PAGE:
Beyond death and graft survival: Understanding 30-day readmission rates and extended length of stay after kidney transplantation. Results from the NSQIP Transplant beta phase
Dominic Amara1, Hillary J. Braun2, Justin R. Parekh3, David P. Foley4, Peter G. Stock2, Stuart Greenstein5, Ryutaro Hirose2.
1School of Medicine, University of California, San Francisco, San Francisco, CA, United States; 2Department of Surgery, University of California, San Francisco, San Francisco, CA, United States; 3Department of Surgery, University of California, San Diego, San Diego, CA, United States; 4School of Medicine and Public Health, University of Wisconsin, Madison, WI, United States; 5Montefiore Einstein Center for Transplantation, Montefiore Medical Center, Albert Einstein College of Medicine, Bronx, NY, United States
Introduction: In the United States, one-year graft and patient survival for kidney transplantation surpasses 94%. Despite these excellent outcomes, data on common surgical outcome metrics such as length of hospital stay (LOS) and readmission at 30 days are based largely on single-center reports that lack standard definitions. To improve transplant surgical quality, the American Society of Transplant Surgeons and American College of Surgeons initiated the National Surgical Quality Program (NSQIP) Transplant, which tracks post-transplant outcomes beyond basic graft and recipient survival. After an initial pilot phase, the program has expanded to 29 participating U.S. sites. The purpose of this investigation was to utilize this multi-center, granular, and standardized database to identify potentially modifiable factors associated with readmission and extended length of stay.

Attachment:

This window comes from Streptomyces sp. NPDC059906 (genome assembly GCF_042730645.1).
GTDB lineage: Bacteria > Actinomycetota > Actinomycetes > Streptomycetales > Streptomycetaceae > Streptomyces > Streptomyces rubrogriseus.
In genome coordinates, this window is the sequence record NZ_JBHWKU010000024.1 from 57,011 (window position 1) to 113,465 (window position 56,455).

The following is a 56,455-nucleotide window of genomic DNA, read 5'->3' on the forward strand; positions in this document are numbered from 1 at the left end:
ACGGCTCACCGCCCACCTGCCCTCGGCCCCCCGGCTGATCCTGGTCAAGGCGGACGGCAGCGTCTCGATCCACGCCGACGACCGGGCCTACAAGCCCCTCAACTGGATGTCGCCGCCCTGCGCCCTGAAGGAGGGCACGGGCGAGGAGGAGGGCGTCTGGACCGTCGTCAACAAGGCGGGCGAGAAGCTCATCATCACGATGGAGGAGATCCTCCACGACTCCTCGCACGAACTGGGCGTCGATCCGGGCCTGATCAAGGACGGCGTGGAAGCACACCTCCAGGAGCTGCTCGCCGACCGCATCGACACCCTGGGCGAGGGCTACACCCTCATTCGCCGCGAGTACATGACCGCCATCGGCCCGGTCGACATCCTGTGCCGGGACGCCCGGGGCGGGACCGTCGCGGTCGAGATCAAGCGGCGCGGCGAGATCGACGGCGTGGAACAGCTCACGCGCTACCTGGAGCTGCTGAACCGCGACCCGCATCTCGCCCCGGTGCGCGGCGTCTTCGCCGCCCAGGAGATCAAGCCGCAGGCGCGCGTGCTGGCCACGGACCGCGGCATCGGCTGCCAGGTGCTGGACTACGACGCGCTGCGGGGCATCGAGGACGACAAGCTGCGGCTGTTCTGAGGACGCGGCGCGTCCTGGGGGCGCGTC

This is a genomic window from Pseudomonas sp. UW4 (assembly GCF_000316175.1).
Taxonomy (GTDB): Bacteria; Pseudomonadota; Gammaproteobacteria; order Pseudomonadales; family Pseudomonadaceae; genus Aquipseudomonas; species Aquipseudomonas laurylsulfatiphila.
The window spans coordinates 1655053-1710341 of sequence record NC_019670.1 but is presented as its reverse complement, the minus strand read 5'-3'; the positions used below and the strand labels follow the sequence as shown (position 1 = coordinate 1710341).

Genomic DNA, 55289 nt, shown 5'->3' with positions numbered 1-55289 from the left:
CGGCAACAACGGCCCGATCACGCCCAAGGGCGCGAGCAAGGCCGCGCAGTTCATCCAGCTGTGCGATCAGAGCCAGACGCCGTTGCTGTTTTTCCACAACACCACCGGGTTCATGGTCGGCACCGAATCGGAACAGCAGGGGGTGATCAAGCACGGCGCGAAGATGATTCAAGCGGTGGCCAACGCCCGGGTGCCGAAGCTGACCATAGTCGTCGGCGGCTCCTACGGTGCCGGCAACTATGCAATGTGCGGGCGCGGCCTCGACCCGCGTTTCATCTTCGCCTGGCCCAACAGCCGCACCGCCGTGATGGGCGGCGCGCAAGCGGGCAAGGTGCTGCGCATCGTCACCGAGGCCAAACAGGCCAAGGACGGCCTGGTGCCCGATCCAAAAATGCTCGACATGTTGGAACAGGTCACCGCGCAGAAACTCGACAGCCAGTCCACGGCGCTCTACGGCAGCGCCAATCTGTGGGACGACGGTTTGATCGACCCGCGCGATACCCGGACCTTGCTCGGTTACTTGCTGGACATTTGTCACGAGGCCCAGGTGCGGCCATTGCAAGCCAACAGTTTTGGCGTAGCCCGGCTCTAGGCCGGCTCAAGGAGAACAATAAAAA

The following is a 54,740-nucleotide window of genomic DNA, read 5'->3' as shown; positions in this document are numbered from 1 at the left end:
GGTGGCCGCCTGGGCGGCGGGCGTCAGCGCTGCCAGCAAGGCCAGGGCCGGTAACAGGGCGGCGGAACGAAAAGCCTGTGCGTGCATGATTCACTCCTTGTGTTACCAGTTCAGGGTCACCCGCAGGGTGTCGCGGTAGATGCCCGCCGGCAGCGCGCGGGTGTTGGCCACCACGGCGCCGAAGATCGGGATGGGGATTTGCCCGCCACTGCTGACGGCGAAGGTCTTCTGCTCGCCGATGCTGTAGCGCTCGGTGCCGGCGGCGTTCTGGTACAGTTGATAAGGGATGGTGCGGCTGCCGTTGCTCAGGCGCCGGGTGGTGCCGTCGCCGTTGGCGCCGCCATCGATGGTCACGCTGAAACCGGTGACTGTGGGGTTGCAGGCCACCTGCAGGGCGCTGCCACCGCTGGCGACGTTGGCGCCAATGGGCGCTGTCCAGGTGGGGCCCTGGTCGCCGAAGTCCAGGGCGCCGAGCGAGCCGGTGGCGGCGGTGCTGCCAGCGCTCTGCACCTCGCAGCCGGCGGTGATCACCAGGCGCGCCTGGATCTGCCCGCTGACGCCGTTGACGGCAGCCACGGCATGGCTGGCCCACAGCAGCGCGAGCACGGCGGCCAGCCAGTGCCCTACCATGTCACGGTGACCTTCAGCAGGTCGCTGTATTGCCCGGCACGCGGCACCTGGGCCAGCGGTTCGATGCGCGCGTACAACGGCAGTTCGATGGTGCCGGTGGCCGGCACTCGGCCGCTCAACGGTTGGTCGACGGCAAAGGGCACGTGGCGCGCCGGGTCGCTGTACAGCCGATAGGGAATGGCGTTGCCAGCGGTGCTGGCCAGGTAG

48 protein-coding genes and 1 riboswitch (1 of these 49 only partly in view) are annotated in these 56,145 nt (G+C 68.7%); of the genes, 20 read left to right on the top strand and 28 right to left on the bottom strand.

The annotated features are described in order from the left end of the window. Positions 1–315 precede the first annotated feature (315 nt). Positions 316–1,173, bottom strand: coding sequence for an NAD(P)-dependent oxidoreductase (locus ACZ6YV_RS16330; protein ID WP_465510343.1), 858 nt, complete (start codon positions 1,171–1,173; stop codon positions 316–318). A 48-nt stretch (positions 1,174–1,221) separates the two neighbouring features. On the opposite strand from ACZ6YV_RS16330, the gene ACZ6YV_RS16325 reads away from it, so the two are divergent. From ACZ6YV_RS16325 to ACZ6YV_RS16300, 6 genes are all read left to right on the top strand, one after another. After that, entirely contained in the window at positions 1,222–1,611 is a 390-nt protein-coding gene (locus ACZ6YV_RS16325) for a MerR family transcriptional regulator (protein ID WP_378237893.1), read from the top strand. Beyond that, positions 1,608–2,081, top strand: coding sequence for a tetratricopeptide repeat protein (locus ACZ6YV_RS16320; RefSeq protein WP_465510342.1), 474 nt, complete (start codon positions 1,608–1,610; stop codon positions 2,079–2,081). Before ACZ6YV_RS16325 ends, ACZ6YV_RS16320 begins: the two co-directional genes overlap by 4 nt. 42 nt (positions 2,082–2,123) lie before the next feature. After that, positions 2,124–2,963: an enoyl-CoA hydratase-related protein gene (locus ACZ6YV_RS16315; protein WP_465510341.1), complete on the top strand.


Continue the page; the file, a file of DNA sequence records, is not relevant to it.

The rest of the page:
Methods: Kidney transplant recipient-donor pairs from 2017-2019 with at least 30 days of follow up were identified from the prospectively-collected NSQIP Transplant database. Readmission rates (defined as readmission <30 days of discharge), extended LOS (defined as >5 days) rates, and recipient and donor characteristics were analyzed. UV and MV logistic regression were performed to identify variables associated with readmission and extended LOS.
Results: A total of 3,408 kidney transplant recipient-donor pairs with complete data were included, 788 (23.1%) of whom had a readmission within 30 days of discharge and 944 (27.7%) of whom had an extended LOS. Compared with patients who were not readmitted, patients who were readmitted were significantly older, had a higher proportion of unemployment, public insurance use, diabetes, history of cardiac revascularization, and hemodialysis (HD) use at transplant (p<0.001 for all, Table). Patients who had extended LOS also were older, more unemployed and had higher public insurance use relative to those with normal LOS (p≤0.02 for all, Table). Readmitted and extended LOS patients also received a higher proportion of kidneys from deceased donors, as well as from donors who were older, donors with higher BMIs, donors with higher KDPIs (p≤0.001 for all).
In MV modeling, unemployment, greater recipient age, higher donor creatinine, higher donor BMI, smoking and hemodialysis were all associated with readmission. Public insurance, donor creatinine, donor BMI and anticoagulation use were all associated with extended LOS. In MV modeling with only deceased donors, higher KDPI was associated with both readmission and extended LOS.
Conclusion: Donor quality (donor creatinine, donor BMI, KDPI) were strongly associated with both readmissions at 30 days and extended LOS even after adjustment for other factors. Employment status and insurance type also demonstrated significant associations, highlighting the substantial role social determinants of health may play in readmissions and extended lengths of stay for kidney transplant recipients.
 Parekh J, Ko C, Lappin J, Greenstein S, Hirose R: A Transplant-Specific Quality Initiative-Introducing TransQIP: A Joint Effort of the ASTS and ACS. Am J Transplant 17:1719-1722, 2017
 Parekh JR, Hirose R, Foley DP, Grieco A, Cohen ME, Hall BL, et al: Beyond death and graft survival-Variation in outcomes after kidney transplantation. Results from the NSQIP Transplant beta phase. Am J Transplant 19:2622-2630, 2019
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